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A Gecko Visits Our Anna Maria Island Home

When we first moved to Anna Maria Island ten years ago, we had some trepidation about what the locals euphemistically called “critters.” We had never lived in a tropical environment. We loved the thought of tropical vegetation, but we knew that in any healthy ecosystem, tropical vegetation attracts and hosts a large number of creatures, many of them with more than two legs.

We have been happily surprised not to come across giant spiders; not to be overrun by palmetto bugs (a.k.a. large roaches); not to have rats emerge through the toilet or nest in our walls. Most of the critters that live around us actually add a positive side to our life here. The occasional egret staring at us through the window, and the antics of a squirrel hoping for a walnut are very entertaining. The reclusive frog behind our garage shutter has been a constant quiet neighbor for many years. Our only interaction with it was at the time we had the house tented by exterminators. For its protection tried to relocate the frog into the banana grove on the edge of our property. Every time I carried it across the yard to this safe place it managed to return to behind the shutter surprisingly quickly. (I had to relocate it a final time right before the tent went up.)

Anna Maria home gecko Lizards are one of the most welcomed critters on our property, because we often see them chasing and eating palmetto bugs. I’ve never been completely clear about the distinction or relationship between geckos and small lizards. I suppose I could look it up, but for the purposes of this commentary, I’d like to describe what I see at my island home. There are many small lizards running around the yard. They vary quite a bit in terms of markings and color. They are no bigger than five inches long at maturity. They clearly prefer being outdoors and rarely end up in the house. These lizards are more angular and less flat than what I think of as geckos.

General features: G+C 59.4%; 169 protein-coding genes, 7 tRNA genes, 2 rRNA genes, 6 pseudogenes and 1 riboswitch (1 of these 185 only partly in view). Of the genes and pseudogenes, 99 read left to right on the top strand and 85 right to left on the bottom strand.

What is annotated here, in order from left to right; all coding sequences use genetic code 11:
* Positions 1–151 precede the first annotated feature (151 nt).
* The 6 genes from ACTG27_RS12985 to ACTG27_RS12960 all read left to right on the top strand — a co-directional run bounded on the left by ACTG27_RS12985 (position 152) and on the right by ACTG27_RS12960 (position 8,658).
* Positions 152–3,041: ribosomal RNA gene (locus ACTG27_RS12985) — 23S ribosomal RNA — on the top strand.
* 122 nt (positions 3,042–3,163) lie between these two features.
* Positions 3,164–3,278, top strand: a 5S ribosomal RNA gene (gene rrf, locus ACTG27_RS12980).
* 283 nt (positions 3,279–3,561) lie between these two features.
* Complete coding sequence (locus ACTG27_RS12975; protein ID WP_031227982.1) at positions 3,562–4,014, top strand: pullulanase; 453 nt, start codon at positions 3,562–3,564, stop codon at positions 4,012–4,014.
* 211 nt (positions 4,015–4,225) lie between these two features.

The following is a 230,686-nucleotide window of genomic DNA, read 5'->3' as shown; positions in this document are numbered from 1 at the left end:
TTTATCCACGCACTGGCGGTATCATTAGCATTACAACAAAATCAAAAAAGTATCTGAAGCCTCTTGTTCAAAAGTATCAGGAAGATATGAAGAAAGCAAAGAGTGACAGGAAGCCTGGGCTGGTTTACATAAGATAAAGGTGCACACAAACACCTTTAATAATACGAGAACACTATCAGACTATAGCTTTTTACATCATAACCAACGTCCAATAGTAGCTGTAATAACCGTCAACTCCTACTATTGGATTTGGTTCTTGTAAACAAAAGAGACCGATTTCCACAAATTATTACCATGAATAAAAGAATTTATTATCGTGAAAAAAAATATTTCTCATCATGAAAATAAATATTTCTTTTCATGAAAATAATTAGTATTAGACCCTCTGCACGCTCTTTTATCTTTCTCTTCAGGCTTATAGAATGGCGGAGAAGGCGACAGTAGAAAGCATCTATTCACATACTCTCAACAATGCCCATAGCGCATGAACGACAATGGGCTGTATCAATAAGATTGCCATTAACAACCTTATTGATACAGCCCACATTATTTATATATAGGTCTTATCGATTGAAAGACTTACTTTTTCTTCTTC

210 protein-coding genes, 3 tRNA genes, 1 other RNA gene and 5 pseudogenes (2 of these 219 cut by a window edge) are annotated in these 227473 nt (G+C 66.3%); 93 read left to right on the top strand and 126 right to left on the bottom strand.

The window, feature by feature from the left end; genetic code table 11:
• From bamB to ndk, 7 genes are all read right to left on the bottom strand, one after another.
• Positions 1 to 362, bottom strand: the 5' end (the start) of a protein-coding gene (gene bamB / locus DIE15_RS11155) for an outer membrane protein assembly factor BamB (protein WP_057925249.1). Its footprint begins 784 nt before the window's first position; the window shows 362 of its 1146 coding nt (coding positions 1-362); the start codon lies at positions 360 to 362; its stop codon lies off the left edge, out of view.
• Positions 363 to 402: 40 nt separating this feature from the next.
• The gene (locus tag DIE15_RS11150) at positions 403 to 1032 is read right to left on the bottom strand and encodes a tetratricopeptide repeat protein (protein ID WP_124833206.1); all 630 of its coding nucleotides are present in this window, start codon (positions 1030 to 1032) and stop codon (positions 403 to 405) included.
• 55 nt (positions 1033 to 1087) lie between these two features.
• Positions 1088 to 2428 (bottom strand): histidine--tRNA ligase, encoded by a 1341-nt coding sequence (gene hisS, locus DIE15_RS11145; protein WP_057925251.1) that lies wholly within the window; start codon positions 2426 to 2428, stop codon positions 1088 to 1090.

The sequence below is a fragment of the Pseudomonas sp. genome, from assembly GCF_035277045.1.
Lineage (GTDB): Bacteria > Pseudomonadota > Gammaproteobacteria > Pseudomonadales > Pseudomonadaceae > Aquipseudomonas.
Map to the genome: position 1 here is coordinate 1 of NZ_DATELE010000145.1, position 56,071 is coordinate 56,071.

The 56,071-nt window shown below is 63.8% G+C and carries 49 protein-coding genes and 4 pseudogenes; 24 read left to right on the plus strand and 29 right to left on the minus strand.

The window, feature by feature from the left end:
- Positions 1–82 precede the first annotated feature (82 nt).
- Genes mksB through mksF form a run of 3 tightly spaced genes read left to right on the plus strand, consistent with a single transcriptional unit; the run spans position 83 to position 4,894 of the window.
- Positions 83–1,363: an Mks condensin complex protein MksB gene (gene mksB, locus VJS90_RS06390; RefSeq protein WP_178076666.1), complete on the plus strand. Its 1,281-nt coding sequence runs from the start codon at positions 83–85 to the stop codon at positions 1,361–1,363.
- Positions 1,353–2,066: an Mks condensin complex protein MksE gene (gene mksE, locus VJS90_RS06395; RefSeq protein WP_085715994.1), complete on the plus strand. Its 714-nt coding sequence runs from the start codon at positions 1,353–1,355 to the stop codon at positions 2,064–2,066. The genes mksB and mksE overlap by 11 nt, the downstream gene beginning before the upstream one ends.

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Wildlife Rescue on Anna Maria

Wildlife Inc. can be reached at 941-778-6324

Wildlife rescue is a whole incredible world of its own on Anna Maria Island. While locals and visitors go about their business every day, several dedicated and generous people devote their time to saving the unfortunate wild animals that encounter problems in bad weather, or when they interact with the plastics, fishing line and hooks that people carelessly leave about.

One of the most amazing booths at recent art fairs on Anna Maria Island has been that of Wildlife Education and Rehabilitation Center, Inc. What is amazing is WHO works the booth: owls. There are some good people there, too. But the owl ambassadors who sit all day on their perches are always extremely inspiring to see. They are beautiful creatures, and it’s sometimes hard to believe they are real. It’s also hard to believe that our environment still supports them. This is a treasure for all who live and visit Anna Maria Island, and nobody works harder to protect this treasure of wildlife than Ed and Gail Straight, Beth Weir, and others who volunteer at Wildlife Education and Rehabilitation, Inc.

Heron rescued from entangled fish line From time to time, during the last ten years on Anna Maria Island, I have contacted wildlife rescue people to come help injured birds in our neighborhood. It seems there is no job too big or too small for them. They have even come to help a tiny warbler that flew into our window. On that particular day, I remember seeing two baby foxes in the wildlife rescuer’s truck.